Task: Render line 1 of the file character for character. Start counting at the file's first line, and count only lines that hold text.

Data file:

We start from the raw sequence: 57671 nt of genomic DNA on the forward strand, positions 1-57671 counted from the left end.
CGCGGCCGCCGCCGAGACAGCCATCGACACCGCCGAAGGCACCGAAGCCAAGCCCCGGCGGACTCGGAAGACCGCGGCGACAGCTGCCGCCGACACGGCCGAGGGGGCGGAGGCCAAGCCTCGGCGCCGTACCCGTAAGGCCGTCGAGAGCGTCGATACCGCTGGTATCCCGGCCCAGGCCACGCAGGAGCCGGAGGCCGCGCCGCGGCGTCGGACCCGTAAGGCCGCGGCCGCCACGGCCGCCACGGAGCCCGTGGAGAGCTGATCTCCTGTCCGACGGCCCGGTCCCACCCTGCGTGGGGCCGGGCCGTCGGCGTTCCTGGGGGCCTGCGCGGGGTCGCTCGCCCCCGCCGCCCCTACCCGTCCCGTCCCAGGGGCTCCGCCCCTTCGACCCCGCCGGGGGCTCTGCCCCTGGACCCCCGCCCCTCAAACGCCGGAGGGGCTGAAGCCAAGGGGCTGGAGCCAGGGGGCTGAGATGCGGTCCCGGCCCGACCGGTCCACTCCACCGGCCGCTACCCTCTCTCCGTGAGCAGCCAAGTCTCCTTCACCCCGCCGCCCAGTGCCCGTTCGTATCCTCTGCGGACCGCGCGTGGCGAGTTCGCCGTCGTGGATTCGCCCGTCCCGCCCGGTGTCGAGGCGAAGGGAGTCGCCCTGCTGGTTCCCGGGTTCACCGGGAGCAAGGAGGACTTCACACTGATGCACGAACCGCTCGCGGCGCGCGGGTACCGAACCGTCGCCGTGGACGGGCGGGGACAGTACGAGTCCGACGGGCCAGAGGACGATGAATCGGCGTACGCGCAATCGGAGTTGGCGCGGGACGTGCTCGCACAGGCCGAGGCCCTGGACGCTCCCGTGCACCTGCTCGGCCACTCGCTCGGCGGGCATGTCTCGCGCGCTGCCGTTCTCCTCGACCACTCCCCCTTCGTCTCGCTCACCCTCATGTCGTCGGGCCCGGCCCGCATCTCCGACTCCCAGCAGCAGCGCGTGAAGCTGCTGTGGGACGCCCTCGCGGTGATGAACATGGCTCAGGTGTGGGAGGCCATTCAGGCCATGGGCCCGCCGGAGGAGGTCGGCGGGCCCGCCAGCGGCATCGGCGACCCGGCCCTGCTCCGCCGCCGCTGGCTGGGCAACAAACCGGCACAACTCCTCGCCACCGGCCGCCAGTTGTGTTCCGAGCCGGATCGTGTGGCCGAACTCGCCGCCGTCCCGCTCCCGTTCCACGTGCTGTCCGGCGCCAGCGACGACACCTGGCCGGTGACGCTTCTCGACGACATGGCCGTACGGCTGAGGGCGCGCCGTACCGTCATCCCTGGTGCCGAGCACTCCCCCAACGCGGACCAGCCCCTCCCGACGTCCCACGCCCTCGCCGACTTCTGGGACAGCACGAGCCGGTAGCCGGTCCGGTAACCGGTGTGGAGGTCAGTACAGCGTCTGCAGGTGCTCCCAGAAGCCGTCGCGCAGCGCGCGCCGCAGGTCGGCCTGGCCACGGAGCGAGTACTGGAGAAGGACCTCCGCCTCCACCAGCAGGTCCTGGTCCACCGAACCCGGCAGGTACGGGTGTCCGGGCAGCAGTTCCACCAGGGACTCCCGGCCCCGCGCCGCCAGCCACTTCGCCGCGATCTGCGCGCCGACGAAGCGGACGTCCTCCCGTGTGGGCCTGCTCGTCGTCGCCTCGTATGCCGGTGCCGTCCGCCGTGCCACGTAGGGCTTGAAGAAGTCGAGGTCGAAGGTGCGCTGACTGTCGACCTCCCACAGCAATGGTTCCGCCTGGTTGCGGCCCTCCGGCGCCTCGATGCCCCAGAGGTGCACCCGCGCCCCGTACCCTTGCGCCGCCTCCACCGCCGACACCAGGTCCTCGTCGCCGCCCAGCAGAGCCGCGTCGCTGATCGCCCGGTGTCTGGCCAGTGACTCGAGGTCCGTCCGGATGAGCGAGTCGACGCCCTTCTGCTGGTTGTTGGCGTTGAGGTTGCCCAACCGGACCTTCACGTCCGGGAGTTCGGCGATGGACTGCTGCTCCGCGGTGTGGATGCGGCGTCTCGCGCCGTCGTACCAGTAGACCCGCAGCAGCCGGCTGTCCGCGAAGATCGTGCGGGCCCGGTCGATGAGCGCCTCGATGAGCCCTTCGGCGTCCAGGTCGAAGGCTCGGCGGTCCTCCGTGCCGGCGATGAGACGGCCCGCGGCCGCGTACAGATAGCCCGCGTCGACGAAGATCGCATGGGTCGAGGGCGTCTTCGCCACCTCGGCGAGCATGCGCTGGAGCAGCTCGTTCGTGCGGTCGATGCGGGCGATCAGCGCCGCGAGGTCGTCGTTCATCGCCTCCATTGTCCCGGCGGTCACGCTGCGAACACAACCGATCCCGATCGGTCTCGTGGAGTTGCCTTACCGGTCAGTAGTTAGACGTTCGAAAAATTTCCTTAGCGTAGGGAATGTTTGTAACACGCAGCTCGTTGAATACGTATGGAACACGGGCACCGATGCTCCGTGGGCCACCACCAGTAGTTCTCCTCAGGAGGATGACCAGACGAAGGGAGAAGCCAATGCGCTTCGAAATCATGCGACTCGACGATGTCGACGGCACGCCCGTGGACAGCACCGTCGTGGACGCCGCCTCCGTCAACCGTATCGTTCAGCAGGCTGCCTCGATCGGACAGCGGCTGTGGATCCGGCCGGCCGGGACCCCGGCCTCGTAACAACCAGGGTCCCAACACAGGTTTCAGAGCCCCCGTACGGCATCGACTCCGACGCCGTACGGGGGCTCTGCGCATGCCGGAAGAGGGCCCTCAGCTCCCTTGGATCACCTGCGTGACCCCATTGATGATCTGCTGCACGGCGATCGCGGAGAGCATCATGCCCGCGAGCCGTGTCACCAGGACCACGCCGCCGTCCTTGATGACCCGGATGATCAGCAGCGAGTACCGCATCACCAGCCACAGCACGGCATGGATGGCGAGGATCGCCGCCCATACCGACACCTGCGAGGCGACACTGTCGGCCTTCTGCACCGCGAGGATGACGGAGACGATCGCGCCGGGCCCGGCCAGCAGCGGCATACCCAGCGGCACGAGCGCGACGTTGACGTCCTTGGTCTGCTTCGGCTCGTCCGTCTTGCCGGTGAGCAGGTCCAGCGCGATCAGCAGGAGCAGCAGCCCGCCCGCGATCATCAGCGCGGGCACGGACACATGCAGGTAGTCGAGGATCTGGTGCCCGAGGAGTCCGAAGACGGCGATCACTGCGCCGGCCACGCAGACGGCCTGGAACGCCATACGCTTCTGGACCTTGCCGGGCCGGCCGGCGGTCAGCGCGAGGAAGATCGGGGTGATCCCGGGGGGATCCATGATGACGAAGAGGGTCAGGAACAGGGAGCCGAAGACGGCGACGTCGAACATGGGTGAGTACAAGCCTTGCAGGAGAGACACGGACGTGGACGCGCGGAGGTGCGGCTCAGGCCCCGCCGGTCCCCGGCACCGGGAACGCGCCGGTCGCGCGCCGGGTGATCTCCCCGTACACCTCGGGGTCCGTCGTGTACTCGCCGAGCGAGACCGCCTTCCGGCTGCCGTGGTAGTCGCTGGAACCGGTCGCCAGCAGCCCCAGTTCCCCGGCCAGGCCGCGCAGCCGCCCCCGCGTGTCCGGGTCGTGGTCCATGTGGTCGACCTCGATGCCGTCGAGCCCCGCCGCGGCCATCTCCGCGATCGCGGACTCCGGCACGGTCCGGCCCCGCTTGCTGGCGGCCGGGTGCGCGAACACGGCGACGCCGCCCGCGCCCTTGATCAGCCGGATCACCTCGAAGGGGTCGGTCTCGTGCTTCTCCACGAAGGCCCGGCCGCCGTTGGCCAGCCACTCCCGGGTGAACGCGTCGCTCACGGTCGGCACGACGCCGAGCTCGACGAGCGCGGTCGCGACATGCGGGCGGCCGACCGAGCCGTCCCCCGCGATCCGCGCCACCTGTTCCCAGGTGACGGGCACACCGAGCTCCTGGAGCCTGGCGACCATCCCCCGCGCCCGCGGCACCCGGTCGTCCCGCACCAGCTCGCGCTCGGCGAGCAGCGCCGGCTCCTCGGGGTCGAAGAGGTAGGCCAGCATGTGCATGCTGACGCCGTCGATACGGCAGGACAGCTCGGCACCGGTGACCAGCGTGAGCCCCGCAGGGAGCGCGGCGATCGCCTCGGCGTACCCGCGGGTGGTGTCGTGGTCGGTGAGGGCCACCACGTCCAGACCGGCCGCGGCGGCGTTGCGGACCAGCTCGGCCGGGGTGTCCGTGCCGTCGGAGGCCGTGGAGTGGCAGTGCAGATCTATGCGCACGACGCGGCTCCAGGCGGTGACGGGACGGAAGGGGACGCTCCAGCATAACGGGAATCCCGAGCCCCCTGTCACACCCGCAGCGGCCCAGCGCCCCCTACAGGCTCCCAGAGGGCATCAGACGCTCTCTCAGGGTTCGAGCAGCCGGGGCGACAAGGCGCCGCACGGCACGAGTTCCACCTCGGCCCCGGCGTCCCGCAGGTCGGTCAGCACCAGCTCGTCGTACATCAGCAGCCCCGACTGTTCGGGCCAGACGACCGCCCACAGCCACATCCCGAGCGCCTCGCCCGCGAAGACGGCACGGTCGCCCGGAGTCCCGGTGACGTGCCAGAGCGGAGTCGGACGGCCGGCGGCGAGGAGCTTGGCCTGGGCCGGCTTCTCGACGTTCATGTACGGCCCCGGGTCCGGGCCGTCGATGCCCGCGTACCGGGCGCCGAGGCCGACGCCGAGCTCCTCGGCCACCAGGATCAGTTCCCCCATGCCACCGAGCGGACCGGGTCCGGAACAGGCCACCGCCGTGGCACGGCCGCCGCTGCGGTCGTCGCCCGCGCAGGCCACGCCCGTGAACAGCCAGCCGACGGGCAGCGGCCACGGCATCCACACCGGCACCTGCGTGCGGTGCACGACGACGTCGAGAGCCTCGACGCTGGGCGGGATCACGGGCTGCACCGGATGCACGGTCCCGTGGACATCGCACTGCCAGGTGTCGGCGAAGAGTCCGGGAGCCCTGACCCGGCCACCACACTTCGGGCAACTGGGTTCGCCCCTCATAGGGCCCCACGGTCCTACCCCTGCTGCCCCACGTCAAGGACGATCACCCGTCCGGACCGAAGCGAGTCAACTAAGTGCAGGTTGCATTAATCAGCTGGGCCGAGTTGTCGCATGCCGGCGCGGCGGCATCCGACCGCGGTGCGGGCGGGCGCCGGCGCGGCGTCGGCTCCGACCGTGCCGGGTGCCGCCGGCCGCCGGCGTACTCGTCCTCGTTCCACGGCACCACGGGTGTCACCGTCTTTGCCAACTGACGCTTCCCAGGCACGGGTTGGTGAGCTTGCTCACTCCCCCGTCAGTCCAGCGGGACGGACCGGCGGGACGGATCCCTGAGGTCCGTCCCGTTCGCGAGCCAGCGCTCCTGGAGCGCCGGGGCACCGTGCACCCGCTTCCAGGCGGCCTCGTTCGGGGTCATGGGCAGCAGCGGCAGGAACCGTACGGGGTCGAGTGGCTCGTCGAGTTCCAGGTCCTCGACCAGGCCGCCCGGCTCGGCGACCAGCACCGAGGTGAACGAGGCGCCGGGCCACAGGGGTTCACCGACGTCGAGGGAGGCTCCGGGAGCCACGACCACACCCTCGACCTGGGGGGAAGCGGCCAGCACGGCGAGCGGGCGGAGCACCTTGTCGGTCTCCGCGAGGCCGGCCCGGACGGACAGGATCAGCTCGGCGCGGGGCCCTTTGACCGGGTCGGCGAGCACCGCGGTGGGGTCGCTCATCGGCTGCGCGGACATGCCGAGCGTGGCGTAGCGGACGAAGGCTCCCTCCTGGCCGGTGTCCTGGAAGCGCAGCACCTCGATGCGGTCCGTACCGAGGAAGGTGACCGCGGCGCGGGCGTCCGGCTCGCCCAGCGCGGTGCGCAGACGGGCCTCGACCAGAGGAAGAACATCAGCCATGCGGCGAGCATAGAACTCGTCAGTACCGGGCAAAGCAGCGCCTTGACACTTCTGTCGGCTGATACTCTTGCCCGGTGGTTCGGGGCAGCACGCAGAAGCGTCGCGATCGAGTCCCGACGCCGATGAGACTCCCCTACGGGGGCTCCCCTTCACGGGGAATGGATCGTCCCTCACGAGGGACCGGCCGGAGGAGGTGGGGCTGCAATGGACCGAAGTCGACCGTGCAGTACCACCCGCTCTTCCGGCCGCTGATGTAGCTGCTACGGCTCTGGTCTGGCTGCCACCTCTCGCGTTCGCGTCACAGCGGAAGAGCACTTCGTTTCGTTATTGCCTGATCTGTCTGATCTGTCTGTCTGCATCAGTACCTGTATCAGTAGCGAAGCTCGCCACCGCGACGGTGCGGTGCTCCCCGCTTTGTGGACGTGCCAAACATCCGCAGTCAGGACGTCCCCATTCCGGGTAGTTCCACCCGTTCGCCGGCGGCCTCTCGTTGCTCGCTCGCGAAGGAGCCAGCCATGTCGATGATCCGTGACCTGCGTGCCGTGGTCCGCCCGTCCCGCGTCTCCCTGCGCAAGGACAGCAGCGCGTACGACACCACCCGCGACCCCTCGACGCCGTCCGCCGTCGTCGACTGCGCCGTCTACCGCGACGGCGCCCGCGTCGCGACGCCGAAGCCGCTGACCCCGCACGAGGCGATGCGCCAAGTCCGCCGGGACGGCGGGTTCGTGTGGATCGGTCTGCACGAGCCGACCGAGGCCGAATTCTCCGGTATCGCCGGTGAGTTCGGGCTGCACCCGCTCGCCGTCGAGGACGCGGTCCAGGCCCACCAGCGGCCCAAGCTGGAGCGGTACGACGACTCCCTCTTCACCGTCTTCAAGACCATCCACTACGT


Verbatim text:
We start from the raw sequence: 57671 nt of genomic DNA on the forward strand, positions 1-57671 counted from the left end.